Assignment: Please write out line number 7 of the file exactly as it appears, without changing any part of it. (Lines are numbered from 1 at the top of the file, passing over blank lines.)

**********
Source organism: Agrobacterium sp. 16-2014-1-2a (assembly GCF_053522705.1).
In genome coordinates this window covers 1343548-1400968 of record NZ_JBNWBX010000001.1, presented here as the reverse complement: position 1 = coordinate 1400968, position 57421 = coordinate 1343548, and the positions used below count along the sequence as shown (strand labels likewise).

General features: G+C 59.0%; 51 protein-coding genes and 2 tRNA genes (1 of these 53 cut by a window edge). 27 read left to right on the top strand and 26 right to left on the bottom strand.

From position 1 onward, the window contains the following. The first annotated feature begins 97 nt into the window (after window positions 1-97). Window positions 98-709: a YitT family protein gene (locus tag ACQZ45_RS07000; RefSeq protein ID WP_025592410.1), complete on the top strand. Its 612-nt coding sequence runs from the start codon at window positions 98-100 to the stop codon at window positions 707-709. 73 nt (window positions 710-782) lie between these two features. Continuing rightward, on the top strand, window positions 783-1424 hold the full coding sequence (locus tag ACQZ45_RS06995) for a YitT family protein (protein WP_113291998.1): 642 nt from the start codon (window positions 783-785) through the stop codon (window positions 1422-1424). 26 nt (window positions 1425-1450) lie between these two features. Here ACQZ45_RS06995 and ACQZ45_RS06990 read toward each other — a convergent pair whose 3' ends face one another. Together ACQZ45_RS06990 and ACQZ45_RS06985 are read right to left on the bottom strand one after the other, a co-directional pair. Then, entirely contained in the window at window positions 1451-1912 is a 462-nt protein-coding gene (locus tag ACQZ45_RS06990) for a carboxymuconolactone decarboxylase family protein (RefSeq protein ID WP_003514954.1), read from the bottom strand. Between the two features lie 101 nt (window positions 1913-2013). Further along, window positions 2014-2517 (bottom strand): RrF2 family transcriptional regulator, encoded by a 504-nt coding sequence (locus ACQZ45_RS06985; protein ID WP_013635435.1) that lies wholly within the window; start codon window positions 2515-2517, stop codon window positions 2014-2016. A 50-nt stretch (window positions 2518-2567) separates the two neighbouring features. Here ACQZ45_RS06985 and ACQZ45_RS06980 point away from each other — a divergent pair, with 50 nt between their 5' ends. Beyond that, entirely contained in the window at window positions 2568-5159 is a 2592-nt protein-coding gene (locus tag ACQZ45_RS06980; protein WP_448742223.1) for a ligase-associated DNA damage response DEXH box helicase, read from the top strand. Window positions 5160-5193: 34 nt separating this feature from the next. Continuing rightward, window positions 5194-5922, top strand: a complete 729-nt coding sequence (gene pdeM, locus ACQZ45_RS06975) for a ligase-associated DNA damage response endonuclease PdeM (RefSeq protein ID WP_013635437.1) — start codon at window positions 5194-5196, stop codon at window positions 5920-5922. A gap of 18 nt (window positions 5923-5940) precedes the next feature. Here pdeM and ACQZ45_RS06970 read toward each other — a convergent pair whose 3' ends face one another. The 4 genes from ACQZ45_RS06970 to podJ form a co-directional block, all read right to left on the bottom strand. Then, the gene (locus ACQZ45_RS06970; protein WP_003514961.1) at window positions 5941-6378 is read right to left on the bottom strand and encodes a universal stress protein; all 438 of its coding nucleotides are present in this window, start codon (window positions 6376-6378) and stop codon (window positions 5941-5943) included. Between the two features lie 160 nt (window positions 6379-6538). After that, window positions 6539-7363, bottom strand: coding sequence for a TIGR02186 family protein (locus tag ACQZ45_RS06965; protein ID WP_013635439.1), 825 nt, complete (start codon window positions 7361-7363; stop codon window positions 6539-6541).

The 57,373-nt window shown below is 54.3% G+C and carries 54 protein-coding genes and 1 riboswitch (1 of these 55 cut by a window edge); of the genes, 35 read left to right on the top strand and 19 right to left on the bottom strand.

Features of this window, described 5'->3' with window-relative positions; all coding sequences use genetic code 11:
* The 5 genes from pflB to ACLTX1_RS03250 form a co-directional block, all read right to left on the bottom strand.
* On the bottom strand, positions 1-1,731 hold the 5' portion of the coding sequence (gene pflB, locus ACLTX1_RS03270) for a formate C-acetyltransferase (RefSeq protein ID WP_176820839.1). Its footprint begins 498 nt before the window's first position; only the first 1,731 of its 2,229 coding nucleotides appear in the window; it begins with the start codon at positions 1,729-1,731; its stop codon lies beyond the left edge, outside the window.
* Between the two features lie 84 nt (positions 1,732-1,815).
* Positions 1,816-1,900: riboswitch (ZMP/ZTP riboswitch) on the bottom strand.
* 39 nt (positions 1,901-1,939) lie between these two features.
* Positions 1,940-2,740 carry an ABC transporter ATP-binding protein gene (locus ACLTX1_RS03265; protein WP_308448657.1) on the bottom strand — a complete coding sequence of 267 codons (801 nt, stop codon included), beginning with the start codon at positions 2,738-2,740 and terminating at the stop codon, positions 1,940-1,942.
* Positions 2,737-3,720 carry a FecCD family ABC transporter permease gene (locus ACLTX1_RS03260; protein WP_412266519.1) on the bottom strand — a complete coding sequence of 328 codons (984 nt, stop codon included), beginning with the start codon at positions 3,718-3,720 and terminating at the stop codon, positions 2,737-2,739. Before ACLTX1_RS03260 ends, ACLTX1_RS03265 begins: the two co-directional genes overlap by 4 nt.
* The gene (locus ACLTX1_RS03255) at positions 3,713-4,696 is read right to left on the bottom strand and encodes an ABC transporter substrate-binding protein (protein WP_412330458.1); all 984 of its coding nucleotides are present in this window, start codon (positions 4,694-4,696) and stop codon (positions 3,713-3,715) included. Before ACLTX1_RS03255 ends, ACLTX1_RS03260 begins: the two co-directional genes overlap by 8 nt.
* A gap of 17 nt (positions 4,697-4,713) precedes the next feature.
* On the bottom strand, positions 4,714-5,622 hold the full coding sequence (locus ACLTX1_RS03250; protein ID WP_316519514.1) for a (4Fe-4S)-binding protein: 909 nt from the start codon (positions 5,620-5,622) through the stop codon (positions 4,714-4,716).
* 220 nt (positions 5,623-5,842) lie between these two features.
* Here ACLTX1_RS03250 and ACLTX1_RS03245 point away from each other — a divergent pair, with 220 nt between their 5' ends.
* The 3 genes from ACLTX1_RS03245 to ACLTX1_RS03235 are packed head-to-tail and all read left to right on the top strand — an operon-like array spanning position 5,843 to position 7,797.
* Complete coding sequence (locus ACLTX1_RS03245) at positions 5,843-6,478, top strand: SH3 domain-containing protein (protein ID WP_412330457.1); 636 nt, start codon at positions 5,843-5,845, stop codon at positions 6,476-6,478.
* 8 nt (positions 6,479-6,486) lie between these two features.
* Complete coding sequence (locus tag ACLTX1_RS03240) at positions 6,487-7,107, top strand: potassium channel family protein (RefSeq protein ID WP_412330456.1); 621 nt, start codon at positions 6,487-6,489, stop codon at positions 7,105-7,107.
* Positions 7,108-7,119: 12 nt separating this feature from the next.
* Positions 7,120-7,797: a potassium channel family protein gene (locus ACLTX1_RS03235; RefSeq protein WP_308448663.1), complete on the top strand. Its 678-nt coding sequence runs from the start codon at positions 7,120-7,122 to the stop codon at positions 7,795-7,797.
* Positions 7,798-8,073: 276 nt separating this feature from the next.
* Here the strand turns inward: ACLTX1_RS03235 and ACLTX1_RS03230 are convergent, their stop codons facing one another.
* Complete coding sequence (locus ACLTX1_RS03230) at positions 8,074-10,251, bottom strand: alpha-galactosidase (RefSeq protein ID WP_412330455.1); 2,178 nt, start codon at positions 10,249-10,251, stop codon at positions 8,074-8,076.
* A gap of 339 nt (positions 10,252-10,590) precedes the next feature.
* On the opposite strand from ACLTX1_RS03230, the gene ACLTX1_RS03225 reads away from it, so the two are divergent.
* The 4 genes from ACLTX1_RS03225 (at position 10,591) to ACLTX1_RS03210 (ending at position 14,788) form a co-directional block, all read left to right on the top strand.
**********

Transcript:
* The 5 genes from pflB to ACLTX1_RS03250 form a co-directional block, all read right to left on the bottom strand.